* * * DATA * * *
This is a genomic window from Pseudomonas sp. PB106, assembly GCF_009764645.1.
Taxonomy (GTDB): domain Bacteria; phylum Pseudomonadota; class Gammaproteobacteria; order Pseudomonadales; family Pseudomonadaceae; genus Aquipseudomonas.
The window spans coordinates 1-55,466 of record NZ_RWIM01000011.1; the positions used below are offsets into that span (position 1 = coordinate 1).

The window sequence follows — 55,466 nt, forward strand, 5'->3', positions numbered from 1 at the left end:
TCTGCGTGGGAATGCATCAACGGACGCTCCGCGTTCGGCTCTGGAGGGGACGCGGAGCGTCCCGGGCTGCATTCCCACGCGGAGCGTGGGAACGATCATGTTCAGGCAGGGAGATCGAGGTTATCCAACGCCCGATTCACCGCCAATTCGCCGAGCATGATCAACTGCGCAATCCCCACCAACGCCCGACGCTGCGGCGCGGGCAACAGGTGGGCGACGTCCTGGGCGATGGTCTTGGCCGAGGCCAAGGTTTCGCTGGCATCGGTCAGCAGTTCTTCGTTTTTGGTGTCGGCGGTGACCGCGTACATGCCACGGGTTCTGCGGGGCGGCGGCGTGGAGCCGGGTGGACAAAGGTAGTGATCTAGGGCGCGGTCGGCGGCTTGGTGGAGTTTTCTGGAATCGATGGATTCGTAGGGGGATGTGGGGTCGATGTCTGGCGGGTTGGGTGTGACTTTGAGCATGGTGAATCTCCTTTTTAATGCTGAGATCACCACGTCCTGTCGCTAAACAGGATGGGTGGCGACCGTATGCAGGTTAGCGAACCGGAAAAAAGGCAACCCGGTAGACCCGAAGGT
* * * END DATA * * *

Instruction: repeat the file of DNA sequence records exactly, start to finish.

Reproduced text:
This is a genomic window from Pseudomonas sp. PB106, assembly GCF_009764645.1.
Taxonomy (GTDB): domain Bacteria; phylum Pseudomonadota; class Gammaproteobacteria; order Pseudomonadales; family Pseudomonadaceae; genus Aquipseudomonas.
The window spans coordinates 1-55,466 of record NZ_RWIM01000011.1; the positions used below are offsets into that span (position 1 = coordinate 1).

The window sequence follows — 55,466 nt, forward strand, 5'->3', positions numbered from 1 at the left end:
TCTGCGTGGGAATGCATCAACGGACGCTCCGCGTTCGGCTCTGGAGGGGACGCGGAGCGTCCCGGGCTGCATTCCCACGCGGAGCGTGGGAACGATCATGTTCAGGCAGGGAGATCGAGGTTATCCAACGCCCGATTCACCGCCAATTCGCCGAGCATGATCAACTGCGCAATCCCCACCAACGCCCGACGCTGCGGCGCGGGCAACAGGTGGGCGACGTCCTGGGCGATGGTCTTGGCCGAGGCCAAGGTTTCGCTGGCATCGGTCAGCAGTTCTTCGTTTTTGGTGTCGGCGGTGACCGCGTACATGCCACGGGTTCTGCGGGGCGGCGGCGTGGAGCCGGGTGGACAAAGGTAGTGATCTAGGGCGCGGTCGGCGGCTTGGTGGAGTTTTCTGGAATCGATGGATTCGTAGGGGGATGTGGGGTCGATGTCTGGCGGGTTGGGTGTGACTTTGAGCATGGTGAATCTCCTTTTTAATGCTGAGATCACCACGTCCTGTCGCTAAACAGGATGGGTGGCGACCGTATGCAGGTTAGCGAACCGGAAAAAAGGCAACCCGGTAGACCCGAAGGT